The Legend of Zelda: Twilight Princess HD (WiiU) - ReviewBrandon J. Wysocki , posted on 18 March 2016 / 9,513 Views
The Legend of Zelda: Twilight Princess HD is a high-definition remaster of the highly regarded 2006 release for the Nintendo GameCube and Wii. Co-developed by Tantalus Media, with revamped graphics and some added features and functionality, the game is intended to look good and feel fresh.
Twilight Princess has, in my view, always featured one of the most compelling Zelda stories. For fear of spoilers for those who have never played through the game, or for those who want their next play through to feel as fresh as possible, I won’t go into details, but in my opinion Twilight Princess is one of the best overall Zelda releases. The game, both in terms of narrative and design, is genuinely interesting and entertaining and my opinion was not changed after revisiting it with this HD remake.
In terms of new content not too much has been added, which proves to be a double-edged sword. The game didn't necessarily lack much to begin with, but it's seems standard now to have some significant extras in remakes and remasters. There are some bonus new features, such as the utilization of the Wii U Gamepad to manage your inventory, or to play the game directly on it, a new Hero Mode, and an extra dungeon that can be unlocked using the Wolf Link Amiibo.
Hero Mode is essentially the hardcore version of the game. Hearts don’t drop, enemies do double damage, and the game world is mirrored as it is in the Wii version, but beyond that nothing has been reworked like you might expect in a Second/Master Quest. I personally would have preferred something more like a Master Quest, but all the same Hero Mode does provide a change of pace and increase in challenge for those who will likely be replaying the game for at least the second time.
The gameplay translates perfectly to the Wii U and the Wii U Gamepad or Pro Controller feels much more suited to the game than the original Wii remote. Although I was a fan of the Wii I always felt like motion controls were ill-suited to, and detracted from larger, more traditional games like this.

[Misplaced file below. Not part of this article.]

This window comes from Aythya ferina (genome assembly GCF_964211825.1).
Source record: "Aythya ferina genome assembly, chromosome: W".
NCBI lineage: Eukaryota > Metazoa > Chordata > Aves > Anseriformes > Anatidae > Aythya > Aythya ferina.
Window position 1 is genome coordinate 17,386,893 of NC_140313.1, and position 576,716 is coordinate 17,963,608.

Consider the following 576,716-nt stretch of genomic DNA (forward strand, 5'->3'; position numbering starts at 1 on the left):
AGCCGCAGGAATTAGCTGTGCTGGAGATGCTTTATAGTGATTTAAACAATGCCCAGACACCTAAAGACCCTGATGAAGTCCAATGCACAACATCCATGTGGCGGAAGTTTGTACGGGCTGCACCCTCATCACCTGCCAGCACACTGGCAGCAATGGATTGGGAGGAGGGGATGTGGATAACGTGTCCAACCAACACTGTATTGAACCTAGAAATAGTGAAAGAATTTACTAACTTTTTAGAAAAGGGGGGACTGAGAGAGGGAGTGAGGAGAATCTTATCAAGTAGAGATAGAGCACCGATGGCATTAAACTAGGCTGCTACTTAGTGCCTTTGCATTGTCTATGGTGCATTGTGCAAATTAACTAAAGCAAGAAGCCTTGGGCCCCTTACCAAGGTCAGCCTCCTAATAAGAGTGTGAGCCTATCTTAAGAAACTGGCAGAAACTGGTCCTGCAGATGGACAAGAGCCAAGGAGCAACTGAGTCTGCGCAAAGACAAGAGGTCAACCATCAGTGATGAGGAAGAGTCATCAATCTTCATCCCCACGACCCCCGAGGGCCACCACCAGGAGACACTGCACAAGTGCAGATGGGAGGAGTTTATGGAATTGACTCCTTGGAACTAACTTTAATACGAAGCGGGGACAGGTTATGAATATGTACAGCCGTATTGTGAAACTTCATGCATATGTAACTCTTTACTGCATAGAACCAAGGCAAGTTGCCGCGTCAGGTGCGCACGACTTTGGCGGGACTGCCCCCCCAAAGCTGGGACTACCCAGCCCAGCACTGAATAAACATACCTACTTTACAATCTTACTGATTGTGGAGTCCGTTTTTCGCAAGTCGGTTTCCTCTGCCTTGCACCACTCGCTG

In fact just prior to the announcement of Twilight Princess HD I had actually been seeking a GameCube copy of the game; I wanted to replay it but without being forced to play through with motion controls. One of the advantages and values of this remaster is that, while a GameCube copy might be hard to find, and will probably come at a premium, this version is readily available on store shelves at the standard MSRP.
Aside from that, the Wolf Link sections mostly fell flat for me when I first played the game nearly a decade ago. They felt forced into the game, held your hand too much, and failed to add anything satisfying. Those sections failed to accomplish anything that couldn’t have been accomplished equally, if not better, with Link in his normal form and I still feel the same way about them now. Fortunately, there still comes a point where you can change forms as you please.
Graphically, Twilight Princess HD is much improved over its original releases on Gamecube and Wii. However, the enhanced visuals are not as flattering to Twilight Princess as they were to Wind Waker. That’s not surprising when you consider a comment made by Eiji Aonuma in a Wired interview leading up to the release of Wind Waker HD. In it, he stated that they had ran tests with Twilight Princess, Skyward Sword, as well as Wind Waker in HD, but “with Wind Waker, when we converted that to HD we were really surprised at how great it looked.” I agree that the treatment worked better for that title. All the same, Twilight Princess HD is a fine looking game, even if it requires you to look back at the original releases to discard your fuzzy memories and really appreciate just how upgraded the graphics are. The added detail and textures enrich an already wonderfully designed game world.
The Legend of Zelda: Twilight Princess HD is a must-play game for fans of the series, or adventure games in general. It has never looked or played finer than it does now on the Wii U. The biggest drawback is the lack of any major new additions, aside from the upgraded graphics. The other changes are fine, but in comparing this package to some other remakes and remasters, it feels a little bit wanting. Still, if you’ve never played the game before, or are overdue experiencing it again, this is undoubtedly the definitive edition of an unquestionably great game.
Brandon J. Wysocki is a writer for VGChartz. You're invited to contact Brandon (username SpaceLegends) in the comments below or through private messages on VGChartz, or even at his barely ever used and effectively dormant Twitter account @BrandonJWysocki.
This review is based on a retail copy of The Legend of Zelda: Twilight Princess HD for the WiiU, provided by the publisher.